A February 2007 trip
to Edinburgh by Red Mezz
Quote: After being in the capitol of Scotland for 4 years, it seemed a good idea to give an independent restaurant review. Enjoy!
If you've never been to the British Isles, then I'm sure you've heard the horror stories. The tasteless array of strangely named foods that apparently make up what is traditional British cuisine can indeed be very off putting. From the idea of mountains of chip shop fried foods to spotted dick (yes, it is really a thing) and the infamous Scottish Haggis could certainly put you off the idea of eating out while visiting.
And I'm not going to lie, the food that is generally consumed here by the locals is more often than not, lacking. The transition from Texas sized portions and Cajun and Mexican flavourings on everything took some distinct getting used to when moving here to a country who's main dish seems to be beans on toast. And they love to frown on the use of salt, or anything else that involves flavour.
But... having said that, that shouldn't put you off British or Scottish restaurants entirely, because there are some wonderful examples of food and some really excellent restaurants here. There may not be quite as much spice as you are accustomed to, but there are some wonderful Scottish meals that deserve their due. In this review I will go over all kinds of restaurant options in Edinburgh for all types of visitors. In my time here I've had quite a bit of time to sample what the locals have to offer, and have found some absolute gems as well as a few restaurants to avoid like the plague. Hopefully this review will be of use to those wanting to visit Scotland's capitol, whether you want to splash out on something really amazing by top chef's and Michelin Star grade restaurants, or if you just want to know where is some good, wholesome food to get at a good value to keep your energy up while you're walking up and down the hills of Edinburgh. I intend to review at least one of each type of restaurant from Bistro/Cafe, Fine Dining, Local Cuisine, Budget, Vegetarian, Take Away, as well as a few secret finds that may not be on the normal tourist trail. I will also include a few places I've gone that are best left alone. Hopefully this will make your time in Edinburgh, and your eating experience in Scotland, a whole lot nicer.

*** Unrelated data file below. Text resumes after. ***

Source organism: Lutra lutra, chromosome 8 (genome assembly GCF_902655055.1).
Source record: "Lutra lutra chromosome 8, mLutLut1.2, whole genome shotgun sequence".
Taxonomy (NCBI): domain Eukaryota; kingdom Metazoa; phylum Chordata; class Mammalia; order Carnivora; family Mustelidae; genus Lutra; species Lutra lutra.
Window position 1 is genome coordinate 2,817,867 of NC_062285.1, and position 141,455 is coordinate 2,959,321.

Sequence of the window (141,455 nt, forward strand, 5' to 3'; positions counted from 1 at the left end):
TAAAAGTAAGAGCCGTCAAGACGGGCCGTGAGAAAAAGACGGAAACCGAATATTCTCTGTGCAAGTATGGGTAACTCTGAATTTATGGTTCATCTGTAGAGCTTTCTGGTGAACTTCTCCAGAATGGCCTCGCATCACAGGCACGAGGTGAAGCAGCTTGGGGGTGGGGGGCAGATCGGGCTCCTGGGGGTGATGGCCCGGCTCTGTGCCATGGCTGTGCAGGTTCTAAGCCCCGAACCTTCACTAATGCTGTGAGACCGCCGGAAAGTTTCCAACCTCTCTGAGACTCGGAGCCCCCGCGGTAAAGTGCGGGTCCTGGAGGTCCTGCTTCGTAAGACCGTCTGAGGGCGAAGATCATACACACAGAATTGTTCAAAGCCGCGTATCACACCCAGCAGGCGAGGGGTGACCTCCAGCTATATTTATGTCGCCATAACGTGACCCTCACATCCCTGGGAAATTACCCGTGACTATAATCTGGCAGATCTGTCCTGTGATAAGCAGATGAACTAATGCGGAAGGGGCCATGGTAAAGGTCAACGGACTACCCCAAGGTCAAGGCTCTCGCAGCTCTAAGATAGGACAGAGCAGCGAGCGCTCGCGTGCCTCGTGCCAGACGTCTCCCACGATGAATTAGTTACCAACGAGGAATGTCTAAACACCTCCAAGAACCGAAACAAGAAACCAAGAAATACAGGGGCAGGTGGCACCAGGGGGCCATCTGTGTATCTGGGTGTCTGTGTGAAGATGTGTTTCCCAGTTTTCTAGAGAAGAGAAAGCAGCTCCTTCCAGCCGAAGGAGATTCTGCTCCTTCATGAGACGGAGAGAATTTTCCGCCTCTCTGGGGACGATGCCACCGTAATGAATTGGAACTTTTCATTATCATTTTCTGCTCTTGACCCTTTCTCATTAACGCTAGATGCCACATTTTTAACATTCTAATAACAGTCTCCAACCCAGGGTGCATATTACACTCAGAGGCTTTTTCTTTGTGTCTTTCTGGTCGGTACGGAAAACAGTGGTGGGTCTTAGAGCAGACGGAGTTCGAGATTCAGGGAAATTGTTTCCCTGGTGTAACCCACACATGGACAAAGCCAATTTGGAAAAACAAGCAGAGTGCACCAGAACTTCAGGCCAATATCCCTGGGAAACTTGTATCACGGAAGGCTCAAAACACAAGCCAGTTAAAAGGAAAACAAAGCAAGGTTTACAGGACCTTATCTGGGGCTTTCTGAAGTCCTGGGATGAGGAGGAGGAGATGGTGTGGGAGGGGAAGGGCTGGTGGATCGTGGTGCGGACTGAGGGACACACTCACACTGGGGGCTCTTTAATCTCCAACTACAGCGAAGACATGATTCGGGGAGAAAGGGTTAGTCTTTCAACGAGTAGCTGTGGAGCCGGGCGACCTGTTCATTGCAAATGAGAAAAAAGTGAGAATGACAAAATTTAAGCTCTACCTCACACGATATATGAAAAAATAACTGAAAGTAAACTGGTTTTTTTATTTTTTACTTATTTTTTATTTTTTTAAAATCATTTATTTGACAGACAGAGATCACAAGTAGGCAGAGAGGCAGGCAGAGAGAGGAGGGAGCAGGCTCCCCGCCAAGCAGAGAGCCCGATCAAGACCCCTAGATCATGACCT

Before I give any other tips or suggestions regarding restaurants in Scotland, I will first address the issue of service, which many Americans and non-Europeans will find quite an issue. Do expect a different level of service when you come to Europe, because things are simply done different here, and if you come in expecting the same kind of service you get back home you are simply going to be disappointed. (Particularly if you are here in the summer during festival times when things are more than a little hectic and most restaurants are staffed with people from out of town.)